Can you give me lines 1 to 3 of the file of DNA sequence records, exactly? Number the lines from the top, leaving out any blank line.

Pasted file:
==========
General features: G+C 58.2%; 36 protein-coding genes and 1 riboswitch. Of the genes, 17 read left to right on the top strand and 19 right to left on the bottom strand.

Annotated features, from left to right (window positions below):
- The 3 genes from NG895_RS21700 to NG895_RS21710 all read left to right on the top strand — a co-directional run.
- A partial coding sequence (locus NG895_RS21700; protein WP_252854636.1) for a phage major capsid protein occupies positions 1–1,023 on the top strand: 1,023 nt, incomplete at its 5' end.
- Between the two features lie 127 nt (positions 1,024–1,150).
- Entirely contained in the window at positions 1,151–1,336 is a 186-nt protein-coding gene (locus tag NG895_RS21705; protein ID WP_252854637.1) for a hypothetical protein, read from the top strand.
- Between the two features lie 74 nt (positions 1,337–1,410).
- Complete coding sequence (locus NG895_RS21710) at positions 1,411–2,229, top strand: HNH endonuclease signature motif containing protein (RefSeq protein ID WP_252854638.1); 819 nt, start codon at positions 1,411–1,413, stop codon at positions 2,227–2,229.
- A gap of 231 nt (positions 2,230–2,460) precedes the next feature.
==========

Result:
General features: G+C 58.2%; 36 protein-coding genes and 1 riboswitch. Of the genes, 17 read left to right on the top strand and 19 right to left on the bottom strand.

Annotated features, from left to right (window positions below):
- The 3 genes from NG895_RS21700 to NG895_RS21710 all read left to right on the top strand — a co-directional run.